The Bonner Diaries

Who is Bill Bonner?

Bill Bonner is an American author with a focus on modern finance and investments. He founded Agora, Inc. in 1978 as a small publishing company.

Since then, Agora has grown into one of the largest independent publishing companies in America.

Bill has written two New York Times bestsellers, Financial Reckoning Day and Empire of Debt. His latest book, Hormegeddon, is an examination of government policy and political and financial mistakes of the past.

He has also been a daily contributor of Markets & Money since 1999.

The Bonner Diaries

Today, you can find Bill’s thoughts captured in The Bonner Diaries. It is unlike anything else you’ll find in the mainstream media. His opinions are as diverse as they are divisive. You won’t get a detailed look at the stock market; instead you’ll get Bill’s recommendations and insights into the current financial world through his vast knowledge of politics, economics, and business.

For a candid look at the world, have a read of some his latest content below.

How the Feds Wasted $5 Trillion

Meanwhile, the US is going broke. Deficits doubled in the last two years. Between the anvil of rising entitlements and the hammer of rising Pentagon spending, US finances are being beaten hard.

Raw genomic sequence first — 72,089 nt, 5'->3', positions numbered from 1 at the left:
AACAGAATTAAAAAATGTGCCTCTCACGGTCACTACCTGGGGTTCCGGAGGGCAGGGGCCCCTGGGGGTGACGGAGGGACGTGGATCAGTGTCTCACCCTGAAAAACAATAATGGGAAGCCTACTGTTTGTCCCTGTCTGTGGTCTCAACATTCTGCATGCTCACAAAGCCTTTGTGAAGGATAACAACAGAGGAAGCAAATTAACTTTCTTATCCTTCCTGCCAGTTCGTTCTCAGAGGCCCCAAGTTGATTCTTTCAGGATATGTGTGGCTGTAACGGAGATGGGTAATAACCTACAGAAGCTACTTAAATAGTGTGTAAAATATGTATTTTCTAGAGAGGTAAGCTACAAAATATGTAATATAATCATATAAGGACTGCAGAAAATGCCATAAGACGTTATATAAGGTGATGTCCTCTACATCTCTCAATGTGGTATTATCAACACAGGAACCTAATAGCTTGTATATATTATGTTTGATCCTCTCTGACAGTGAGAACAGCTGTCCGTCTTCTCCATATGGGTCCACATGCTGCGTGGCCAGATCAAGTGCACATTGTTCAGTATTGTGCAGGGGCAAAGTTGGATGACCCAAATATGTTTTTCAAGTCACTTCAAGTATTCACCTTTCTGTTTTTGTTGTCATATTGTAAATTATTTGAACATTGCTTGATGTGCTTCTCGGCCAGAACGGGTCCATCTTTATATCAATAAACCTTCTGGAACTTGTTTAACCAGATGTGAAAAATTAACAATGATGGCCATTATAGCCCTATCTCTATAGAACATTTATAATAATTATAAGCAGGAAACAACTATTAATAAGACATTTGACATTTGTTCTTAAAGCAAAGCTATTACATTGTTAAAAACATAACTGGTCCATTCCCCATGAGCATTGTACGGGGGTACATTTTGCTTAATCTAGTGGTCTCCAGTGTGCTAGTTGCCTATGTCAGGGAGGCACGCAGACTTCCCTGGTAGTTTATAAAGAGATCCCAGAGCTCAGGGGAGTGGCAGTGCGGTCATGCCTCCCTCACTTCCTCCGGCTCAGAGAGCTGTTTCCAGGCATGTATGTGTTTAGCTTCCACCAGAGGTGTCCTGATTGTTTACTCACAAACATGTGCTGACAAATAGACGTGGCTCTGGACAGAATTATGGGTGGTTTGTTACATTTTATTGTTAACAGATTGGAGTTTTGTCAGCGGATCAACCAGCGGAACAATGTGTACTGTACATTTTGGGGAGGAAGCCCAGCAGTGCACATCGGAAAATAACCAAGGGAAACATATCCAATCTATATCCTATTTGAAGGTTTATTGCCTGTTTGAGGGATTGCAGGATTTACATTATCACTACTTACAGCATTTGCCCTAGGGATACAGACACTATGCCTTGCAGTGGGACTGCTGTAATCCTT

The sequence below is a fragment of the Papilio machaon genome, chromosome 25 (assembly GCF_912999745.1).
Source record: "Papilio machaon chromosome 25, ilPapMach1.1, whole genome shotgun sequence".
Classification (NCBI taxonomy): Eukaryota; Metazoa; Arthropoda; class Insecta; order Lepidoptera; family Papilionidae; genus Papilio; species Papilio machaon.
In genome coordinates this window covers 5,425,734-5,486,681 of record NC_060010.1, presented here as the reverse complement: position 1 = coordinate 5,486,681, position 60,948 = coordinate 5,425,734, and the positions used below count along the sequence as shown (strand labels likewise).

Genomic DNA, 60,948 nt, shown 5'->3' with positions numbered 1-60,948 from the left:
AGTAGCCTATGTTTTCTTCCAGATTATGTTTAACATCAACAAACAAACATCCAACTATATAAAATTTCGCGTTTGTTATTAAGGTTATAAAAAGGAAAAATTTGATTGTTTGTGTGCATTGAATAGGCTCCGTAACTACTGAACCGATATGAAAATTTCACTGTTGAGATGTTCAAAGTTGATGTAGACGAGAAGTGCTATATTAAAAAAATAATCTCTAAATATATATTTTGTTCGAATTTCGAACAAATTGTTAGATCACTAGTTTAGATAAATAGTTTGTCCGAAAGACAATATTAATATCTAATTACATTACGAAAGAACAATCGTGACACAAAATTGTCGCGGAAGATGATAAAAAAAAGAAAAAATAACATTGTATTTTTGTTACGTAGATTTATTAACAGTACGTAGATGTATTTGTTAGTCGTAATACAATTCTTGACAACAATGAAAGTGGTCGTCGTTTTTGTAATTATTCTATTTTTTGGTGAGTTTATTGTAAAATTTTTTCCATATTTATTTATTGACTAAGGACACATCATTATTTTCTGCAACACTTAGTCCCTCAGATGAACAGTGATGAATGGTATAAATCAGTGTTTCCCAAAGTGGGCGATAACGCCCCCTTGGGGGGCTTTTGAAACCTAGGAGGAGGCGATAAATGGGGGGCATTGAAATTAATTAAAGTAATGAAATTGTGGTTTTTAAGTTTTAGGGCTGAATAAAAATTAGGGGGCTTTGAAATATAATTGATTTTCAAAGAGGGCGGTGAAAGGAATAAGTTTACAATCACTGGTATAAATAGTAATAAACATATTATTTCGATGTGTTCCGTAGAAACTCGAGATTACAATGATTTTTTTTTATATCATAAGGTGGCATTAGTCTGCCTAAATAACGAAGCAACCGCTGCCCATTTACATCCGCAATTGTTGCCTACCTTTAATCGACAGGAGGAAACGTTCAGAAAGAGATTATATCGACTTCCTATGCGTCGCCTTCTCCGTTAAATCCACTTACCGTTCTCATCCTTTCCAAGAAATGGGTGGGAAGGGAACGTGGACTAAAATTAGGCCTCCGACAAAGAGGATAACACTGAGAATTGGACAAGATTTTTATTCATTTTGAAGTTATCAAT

Trump Will Claim Victory

In the real world, the trade imbalance with China can’t be negotiated away. China makes cheaper, more competitive products. That wouldn’t change, even if trade barriers — including NTBs (non-tariff barriers) — were eliminated completely.

What Trump Will Say at the G20

Tomorrow, we will discover that it didn’t really matter so much after all. Yes, a deal will most likely be made. Mr Trump may or may not be a stable genius, but he’s no fool.…

When This Happens, Buy Stocks

Today will be an interesting day. After falling the last two days, stocks should bounce. And the futures market says they will. But now, we will see what the speculators are really thinking.

Life Happens When You’re Away

The old-timers say the days before a holiday are especially indicative of the market’s mood. Traders don’t like leaving themselves in danger while they’re away from their terminals.

Stagflation, Here We Come!

You may recall that ‘stagflation’ was thought to be impossible. The Phillips Curve suggested that inflation drove employment. That’s why the feds pursue a 2% inflation target rather than a 0% inflation target.

Markets & Money